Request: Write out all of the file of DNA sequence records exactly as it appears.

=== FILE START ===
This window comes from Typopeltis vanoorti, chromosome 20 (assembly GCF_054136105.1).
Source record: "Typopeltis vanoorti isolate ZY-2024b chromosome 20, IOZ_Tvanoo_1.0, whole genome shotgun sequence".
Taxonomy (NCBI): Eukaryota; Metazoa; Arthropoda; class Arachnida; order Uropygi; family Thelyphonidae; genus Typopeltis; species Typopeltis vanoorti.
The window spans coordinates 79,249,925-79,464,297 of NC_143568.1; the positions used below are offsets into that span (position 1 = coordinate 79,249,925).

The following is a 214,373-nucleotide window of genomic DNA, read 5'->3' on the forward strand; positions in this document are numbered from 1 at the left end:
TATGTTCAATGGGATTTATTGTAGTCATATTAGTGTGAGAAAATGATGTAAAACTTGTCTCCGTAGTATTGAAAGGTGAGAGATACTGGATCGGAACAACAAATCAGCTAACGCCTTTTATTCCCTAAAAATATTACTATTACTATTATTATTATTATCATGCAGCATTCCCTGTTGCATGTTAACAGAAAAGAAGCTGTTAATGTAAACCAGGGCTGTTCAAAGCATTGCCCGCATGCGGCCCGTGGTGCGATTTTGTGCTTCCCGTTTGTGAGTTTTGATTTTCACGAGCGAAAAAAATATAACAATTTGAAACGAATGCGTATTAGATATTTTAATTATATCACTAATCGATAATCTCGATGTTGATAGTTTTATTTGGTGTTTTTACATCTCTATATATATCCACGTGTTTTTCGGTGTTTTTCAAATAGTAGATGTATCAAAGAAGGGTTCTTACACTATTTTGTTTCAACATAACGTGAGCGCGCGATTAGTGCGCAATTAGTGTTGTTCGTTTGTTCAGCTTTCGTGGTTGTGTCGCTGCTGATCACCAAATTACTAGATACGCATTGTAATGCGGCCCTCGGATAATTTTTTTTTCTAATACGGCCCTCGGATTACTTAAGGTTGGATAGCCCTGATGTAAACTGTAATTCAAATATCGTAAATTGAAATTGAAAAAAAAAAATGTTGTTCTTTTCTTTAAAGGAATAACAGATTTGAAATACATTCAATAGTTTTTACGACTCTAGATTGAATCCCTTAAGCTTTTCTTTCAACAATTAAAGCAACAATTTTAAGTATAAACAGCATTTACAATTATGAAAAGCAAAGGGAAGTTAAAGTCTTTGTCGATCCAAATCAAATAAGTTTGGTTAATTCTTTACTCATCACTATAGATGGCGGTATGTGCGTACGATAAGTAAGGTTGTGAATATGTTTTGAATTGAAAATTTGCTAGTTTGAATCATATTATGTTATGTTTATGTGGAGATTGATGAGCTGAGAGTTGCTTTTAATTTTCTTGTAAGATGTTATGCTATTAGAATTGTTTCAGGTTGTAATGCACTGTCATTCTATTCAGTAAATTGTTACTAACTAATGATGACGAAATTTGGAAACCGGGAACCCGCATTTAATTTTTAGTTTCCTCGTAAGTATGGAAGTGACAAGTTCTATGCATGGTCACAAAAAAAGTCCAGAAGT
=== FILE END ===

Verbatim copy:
This window comes from Typopeltis vanoorti, chromosome 20 (assembly GCF_054136105.1).
Source record: "Typopeltis vanoorti isolate ZY-2024b chromosome 20, IOZ_Tvanoo_1.0, whole genome shotgun sequence".
Taxonomy (NCBI): Eukaryota; Metazoa; Arthropoda; class Arachnida; order Uropygi; family Thelyphonidae; genus Typopeltis; species Typopeltis vanoorti.
The window spans coordinates 79,249,925-79,464,297 of NC_143568.1; the positions used below are offsets into that span (position 1 = coordinate 79,249,925).

The following is a 214,373-nucleotide window of genomic DNA, read 5'->3' on the forward strand; positions in this document are numbered from 1 at the left end:
TATGTTCAATGGGATTTATTGTAGTCATATTAGTGTGAGAAAATGATGTAAAACTTGTCTCCGTAGTATTGAAAGGTGAGAGATACTGGATCGGAACAACAAATCAGCTAACGCCTTTTATTCCCTAAAAATATTACTATTACTATTATTATTATTATCATGCAGCATTCCCTGTTGCATGTTAACAGAAAAGAAGCTGTTAATGTAAACCAGGGCTGTTCAAAGCATTGCCCGCATGCGGCCCGTGGTGCGATTTTGTGCTTCCCGTTTGTGAGTTTTGATTTTCACGAGCGAAAAAAATATAACAATTTGAAACGAATGCGTATTAGATATTTTAATTATATCACTAATCGATAATCTCGATGTTGATAGTTTTATTTGGTGTTTTTACATCTCTATATATATCCACGTGTTTTTCGGTGTTTTTCAAATAGTAGATGTATCAAAGAAGGGTTCTTACACTATTTTGTTTCAACATAACGTGAGCGCGCGATTAGTGCGCAATTAGTGTTGTTCGTTTGTTCAGCTTTCGTGGTTGTGTCGCTGCTGATCACCAAATTACTAGATACGCATTGTAATGCGGCCCTCGGATAATTTTTTTTTCTAATACGGCCCTCGGATTACTTAAGGTTGGATAGCCCTGATGTAAACTGTAATTCAAATATCGTAAATTGAAATTGAAAAAAAAAAATGTTGTTCTTTTCTTTAAAGGAATAACAGATTTGAAATACATTCAATAGTTTTTACGACTCTAGATTGAATCCCTTAAGCTTTTCTTTCAACAATTAAAGCAACAATTTTAAGTATAAACAGCATTTACAATTATGAAAAGCAAAGGGAAGTTAAAGTCTTTGTCGATCCAAATCAAATAAGTTTGGTTAATTCTTTACTCATCACTATAGATGGCGGTATGTGCGTACGATAAGTAAGGTTGTGAATATGTTTTGAATTGAAAATTTGCTAGTTTGAATCATATTATGTTATGTTTATGTGGAGATTGATGAGCTGAGAGTTGCTTTTAATTTTCTTGTAAGATGTTATGCTATTAGAATTGTTTCAGGTTGTAATGCACTGTCATTCTATTCAGTAAATTGTTACTAACTAATGATGACGAAATTTGGAAACCGGGAACCCGCATTTAATTTTTAGTTTCCTCGTAAGTATGGAAGTGACAAGTTCTATGCATGGTCACAAAAAAAGTCCAGAAGT